Income Inequality Linked to Senate Standoffs - Pacific Standard

Income Inequality Linked to Senate Standoffs

New research finds that as income inequality rises in a given state, the voting patterns of that state's senators become more polarized.
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In the United States, the past quarter-century has been marked by two disturbing societal trends: increasing levels of both income inequality and political polarization. The rich are growing richer, and Democrats and Republicans are growing farther apart.

In 2006, a group of researchers led by Nolan McCarty, a professor of politics and public affairs at Princeton, presented evidence linking these two phenomena. They reported that "the average positions of Democratic and Republican legislators have diverged markedly since the mid-1970s," adding that "this turning point occurs almost exactly the same time that income inequality begins to grow after a long decline.”

So are we evolving into a nation of haves and have-nots, with one political party representing the interests of each? Research just published in The Journal of Politics, which examines voting records of the U.S. Senate, provides state-level evidence suggesting this dynamic is well under way.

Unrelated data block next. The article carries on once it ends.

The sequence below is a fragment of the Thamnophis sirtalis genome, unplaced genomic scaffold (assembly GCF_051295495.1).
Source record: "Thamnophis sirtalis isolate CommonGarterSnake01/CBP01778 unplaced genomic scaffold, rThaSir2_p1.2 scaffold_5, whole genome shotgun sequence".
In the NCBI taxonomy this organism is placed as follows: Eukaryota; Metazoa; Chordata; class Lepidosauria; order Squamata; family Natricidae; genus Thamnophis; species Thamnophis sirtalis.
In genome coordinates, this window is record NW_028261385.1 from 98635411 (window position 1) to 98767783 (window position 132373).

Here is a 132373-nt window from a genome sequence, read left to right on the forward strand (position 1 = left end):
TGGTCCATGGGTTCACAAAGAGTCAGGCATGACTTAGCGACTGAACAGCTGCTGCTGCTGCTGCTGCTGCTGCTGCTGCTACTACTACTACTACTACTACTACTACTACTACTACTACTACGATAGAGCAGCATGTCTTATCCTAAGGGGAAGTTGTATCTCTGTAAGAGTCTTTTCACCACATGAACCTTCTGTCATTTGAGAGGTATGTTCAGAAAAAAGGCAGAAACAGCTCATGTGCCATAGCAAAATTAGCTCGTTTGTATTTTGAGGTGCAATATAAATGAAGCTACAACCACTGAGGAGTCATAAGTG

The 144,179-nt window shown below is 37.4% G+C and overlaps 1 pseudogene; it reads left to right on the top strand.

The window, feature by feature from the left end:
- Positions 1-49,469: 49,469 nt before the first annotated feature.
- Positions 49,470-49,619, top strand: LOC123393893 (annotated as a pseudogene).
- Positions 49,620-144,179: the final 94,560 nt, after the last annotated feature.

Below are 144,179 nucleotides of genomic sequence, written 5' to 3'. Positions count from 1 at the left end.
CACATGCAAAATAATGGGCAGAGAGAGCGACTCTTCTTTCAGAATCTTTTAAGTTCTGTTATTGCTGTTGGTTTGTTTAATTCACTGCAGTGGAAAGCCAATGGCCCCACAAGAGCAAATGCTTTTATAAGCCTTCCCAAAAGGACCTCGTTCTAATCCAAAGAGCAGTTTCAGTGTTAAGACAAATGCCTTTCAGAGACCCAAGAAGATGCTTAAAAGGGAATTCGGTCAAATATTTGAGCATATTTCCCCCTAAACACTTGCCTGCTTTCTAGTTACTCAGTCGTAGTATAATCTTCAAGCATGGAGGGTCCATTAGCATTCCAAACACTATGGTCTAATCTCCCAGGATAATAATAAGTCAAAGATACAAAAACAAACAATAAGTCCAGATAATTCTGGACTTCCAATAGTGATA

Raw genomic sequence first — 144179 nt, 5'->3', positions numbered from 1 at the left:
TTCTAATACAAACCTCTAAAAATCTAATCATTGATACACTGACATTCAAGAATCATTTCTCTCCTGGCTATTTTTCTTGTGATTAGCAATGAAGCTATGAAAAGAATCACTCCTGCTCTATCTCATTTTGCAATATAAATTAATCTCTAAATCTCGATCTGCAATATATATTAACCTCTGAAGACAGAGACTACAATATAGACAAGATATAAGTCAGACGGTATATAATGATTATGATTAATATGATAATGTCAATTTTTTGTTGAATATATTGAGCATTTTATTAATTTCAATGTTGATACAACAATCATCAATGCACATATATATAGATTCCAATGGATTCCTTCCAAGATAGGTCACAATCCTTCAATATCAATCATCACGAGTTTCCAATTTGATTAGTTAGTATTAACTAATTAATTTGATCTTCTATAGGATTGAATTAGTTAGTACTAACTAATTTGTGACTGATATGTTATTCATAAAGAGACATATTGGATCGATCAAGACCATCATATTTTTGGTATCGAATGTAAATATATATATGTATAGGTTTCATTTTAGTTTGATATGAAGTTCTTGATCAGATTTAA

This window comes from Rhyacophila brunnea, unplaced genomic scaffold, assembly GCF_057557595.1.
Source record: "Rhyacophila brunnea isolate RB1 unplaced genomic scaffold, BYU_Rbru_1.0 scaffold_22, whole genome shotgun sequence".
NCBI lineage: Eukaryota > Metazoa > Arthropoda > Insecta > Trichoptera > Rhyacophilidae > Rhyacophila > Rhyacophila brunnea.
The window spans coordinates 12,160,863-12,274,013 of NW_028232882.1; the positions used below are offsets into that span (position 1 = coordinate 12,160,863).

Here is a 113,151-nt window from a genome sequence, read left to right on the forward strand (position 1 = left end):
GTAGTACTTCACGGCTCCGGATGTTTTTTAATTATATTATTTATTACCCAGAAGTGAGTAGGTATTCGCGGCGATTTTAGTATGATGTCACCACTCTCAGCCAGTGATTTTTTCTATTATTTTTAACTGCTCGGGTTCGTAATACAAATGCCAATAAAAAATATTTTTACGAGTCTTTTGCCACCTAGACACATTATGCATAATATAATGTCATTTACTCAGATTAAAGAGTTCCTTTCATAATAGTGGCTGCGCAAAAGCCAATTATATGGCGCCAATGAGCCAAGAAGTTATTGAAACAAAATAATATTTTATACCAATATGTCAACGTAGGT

"U.S. senators from states with high levels of income inequality are more polarized than other senators,” writes Louisiana State University political scientist James Garand, "primarily in response to state income inequality and greater constituency polarization that results from high income inequality.”

Examining individual political attitudes, state-level income inequality and the roll-call votes of U.S. senators, Garand comes up with some striking findings. Looking at data from the early 1970s to the mid-2000s, he finds that as income inequality rises in a particular state, the voting patterns of its senators shift.

"Increases in income inequality in senators’ home states move Republicans in a more conservative direction,” he reports, "resulting in a systematic increase in the difference in ideological positions for Republicans and non-Southern Democrats.”

Democrats, he adds, "respond to the same increases in state income inequality by moving moderately (but significantly) in the liberal direction.”

In summary, "High levels of income inequality generate high levels of political polarization in state electorates, and both income inequality and political polarization exhibit a strong influence on partisan polarization among U.S. senators.”

As Timothy Noah noted in his recent series in Slate, rising income inequality is a long-term trend that shows no sign of slowing. Garand’s analysis, like McCarty's, suggests the same can be said for the polarized nature of our politics.

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